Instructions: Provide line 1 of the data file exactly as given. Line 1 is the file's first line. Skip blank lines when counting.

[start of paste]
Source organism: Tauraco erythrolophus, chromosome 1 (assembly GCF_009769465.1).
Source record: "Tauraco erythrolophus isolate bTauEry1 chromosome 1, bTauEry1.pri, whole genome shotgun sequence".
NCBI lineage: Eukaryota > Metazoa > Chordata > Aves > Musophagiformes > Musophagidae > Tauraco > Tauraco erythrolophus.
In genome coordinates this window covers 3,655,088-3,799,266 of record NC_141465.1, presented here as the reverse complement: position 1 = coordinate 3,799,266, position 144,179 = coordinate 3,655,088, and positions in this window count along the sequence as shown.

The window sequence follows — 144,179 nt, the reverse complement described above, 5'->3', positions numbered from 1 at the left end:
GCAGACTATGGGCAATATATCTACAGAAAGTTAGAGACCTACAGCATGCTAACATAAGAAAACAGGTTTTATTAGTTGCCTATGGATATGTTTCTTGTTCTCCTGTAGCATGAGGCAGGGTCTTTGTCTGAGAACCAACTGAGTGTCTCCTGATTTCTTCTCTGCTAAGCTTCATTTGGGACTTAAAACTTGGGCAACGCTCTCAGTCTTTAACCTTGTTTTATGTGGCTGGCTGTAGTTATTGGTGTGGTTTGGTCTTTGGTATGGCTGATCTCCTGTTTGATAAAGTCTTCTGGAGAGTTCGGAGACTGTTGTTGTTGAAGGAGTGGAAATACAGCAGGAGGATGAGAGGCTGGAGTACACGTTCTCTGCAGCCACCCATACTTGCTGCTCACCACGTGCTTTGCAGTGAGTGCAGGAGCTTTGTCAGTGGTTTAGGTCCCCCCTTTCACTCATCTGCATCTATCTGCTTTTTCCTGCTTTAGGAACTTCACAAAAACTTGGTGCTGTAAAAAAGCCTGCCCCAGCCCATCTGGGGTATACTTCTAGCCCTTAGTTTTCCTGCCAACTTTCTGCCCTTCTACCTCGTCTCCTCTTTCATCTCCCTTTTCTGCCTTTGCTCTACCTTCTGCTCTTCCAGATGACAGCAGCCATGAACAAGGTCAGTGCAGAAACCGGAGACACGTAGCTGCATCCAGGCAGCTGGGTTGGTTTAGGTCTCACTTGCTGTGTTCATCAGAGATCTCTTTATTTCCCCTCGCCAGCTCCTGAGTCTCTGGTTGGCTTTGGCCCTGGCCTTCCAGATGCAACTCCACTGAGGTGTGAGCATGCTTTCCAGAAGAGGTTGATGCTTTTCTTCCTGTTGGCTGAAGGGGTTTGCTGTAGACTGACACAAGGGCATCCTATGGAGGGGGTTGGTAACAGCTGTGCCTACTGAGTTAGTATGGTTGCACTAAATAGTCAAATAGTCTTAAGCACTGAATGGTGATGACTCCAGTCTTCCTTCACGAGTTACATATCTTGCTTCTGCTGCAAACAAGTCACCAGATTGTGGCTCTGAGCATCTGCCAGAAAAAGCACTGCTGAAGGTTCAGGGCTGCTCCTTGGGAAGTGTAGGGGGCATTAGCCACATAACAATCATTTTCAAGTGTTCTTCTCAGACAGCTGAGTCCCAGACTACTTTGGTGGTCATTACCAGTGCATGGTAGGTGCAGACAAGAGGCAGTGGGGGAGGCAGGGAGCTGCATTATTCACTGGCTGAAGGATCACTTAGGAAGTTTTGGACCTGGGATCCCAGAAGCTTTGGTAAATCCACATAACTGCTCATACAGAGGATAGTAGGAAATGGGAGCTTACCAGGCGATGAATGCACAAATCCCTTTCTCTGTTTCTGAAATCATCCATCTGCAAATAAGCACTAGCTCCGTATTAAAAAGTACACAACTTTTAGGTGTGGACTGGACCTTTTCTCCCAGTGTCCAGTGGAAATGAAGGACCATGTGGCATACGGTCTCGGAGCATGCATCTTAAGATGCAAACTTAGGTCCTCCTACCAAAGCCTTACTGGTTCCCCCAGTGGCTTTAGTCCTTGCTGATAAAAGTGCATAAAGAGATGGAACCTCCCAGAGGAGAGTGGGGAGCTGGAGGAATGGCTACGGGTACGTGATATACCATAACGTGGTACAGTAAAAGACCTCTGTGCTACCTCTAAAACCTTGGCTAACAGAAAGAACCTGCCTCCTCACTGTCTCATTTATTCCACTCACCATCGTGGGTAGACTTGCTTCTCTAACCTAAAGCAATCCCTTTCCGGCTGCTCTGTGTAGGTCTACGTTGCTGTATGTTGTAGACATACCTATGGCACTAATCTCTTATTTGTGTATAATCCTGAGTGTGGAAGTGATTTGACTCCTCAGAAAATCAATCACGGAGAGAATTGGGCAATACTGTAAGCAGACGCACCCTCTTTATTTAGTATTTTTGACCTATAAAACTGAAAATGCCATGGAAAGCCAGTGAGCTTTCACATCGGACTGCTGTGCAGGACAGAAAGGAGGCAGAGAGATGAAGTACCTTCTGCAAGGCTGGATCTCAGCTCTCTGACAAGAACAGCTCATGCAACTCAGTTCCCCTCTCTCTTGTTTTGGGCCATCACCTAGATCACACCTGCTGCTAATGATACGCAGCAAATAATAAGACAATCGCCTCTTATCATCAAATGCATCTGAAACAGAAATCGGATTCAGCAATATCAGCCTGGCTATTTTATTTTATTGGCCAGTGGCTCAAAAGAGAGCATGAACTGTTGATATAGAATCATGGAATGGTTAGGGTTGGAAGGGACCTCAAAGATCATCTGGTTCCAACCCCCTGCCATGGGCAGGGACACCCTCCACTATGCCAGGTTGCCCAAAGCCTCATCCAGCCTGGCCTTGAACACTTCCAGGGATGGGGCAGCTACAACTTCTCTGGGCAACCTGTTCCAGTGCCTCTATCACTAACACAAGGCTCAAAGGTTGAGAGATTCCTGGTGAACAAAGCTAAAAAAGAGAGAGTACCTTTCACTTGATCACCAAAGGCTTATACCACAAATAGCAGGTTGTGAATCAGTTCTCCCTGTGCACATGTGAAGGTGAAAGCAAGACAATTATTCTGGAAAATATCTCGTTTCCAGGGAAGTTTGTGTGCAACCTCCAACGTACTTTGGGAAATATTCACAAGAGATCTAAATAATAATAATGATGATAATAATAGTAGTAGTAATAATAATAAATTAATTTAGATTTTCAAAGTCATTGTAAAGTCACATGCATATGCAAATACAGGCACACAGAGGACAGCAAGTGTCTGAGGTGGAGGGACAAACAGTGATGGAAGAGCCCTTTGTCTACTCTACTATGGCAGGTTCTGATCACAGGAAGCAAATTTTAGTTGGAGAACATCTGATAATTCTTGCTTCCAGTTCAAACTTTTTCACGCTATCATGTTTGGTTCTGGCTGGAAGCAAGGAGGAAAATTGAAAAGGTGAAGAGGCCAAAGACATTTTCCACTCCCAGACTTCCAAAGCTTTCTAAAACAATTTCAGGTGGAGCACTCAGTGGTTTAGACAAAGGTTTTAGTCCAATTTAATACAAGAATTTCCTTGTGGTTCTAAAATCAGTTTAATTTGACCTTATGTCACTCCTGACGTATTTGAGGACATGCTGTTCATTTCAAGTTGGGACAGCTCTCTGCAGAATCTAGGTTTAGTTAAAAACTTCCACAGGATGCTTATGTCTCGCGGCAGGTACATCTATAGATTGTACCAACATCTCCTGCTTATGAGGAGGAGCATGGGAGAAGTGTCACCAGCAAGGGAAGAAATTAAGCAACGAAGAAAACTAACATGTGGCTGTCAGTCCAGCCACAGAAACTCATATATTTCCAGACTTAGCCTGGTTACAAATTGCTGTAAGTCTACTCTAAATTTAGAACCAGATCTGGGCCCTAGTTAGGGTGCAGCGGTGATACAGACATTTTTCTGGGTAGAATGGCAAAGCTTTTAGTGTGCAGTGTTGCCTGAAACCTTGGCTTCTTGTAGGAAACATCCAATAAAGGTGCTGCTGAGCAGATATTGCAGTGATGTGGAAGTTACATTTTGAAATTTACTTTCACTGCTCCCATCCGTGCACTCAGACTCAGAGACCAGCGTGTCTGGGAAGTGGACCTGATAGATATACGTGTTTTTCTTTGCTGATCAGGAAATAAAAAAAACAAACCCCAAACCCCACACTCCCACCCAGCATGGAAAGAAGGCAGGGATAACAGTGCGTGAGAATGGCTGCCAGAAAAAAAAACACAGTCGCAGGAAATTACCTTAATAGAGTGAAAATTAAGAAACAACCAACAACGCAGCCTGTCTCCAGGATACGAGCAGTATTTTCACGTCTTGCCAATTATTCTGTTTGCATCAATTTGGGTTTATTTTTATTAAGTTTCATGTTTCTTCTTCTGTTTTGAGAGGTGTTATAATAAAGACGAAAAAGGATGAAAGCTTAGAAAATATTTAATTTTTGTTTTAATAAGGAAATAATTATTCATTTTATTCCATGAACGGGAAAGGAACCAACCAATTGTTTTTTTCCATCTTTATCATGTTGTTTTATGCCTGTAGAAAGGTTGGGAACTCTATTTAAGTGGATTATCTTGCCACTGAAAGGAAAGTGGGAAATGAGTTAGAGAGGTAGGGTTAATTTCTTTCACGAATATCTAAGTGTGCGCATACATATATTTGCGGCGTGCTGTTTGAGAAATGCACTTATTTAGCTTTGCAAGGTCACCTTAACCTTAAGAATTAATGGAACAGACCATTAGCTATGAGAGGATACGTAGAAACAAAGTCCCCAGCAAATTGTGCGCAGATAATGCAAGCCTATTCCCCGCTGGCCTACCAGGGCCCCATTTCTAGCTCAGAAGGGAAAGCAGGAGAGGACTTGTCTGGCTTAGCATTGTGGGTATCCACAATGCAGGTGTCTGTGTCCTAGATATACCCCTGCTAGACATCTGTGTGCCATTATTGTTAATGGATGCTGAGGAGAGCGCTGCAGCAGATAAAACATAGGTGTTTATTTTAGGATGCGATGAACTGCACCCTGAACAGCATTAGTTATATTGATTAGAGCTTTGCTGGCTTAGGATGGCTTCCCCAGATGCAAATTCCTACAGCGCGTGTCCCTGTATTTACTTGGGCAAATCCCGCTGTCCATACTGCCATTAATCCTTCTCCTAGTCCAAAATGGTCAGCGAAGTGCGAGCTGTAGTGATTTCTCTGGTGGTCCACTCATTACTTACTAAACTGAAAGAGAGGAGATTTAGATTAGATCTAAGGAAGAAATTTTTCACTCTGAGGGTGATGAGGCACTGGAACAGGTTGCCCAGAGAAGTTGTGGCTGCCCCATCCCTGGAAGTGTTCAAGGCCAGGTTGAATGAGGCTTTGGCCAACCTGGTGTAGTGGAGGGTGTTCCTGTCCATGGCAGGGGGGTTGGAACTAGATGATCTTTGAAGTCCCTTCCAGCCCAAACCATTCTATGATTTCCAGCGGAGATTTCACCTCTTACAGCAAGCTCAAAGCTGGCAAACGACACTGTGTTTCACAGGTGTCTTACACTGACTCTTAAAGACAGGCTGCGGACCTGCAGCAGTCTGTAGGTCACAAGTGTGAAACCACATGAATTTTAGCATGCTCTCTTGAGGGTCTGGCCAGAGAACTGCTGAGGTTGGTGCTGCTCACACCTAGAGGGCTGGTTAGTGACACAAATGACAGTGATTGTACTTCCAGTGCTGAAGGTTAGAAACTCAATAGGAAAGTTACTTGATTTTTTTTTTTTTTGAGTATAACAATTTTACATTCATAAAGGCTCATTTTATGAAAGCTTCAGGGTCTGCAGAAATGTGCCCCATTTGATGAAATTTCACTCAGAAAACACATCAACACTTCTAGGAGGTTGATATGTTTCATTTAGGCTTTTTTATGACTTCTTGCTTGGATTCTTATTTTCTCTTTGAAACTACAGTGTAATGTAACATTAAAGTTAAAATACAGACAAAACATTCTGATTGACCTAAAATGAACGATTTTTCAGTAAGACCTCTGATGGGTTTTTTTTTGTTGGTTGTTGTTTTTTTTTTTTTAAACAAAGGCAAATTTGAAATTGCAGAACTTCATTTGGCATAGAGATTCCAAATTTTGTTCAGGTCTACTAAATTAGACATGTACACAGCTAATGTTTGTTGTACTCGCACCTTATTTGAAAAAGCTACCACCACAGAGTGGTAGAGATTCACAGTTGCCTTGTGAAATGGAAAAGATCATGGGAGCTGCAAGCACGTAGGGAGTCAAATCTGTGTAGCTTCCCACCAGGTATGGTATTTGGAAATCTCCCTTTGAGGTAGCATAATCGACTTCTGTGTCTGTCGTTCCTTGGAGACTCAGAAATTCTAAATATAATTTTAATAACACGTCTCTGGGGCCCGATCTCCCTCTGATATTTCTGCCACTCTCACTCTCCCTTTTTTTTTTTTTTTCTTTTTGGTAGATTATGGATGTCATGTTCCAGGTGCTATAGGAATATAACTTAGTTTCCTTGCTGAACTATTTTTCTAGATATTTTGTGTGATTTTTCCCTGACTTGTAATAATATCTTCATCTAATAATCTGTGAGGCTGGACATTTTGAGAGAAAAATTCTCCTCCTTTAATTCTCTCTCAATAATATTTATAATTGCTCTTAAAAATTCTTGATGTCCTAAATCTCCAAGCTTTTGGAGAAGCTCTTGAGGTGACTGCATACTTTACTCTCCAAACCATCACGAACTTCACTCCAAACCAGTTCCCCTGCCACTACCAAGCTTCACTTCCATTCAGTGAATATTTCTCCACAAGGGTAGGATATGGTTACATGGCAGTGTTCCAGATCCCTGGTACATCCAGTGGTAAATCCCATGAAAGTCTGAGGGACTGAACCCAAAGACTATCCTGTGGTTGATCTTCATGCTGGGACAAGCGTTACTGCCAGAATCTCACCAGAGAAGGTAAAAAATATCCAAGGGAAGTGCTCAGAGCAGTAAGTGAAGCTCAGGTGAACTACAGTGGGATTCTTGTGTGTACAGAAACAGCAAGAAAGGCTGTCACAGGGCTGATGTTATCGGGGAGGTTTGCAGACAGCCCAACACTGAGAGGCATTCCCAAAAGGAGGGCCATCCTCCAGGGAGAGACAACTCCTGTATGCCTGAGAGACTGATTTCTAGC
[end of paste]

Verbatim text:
Source organism: Tauraco erythrolophus, chromosome 1 (assembly GCF_009769465.1).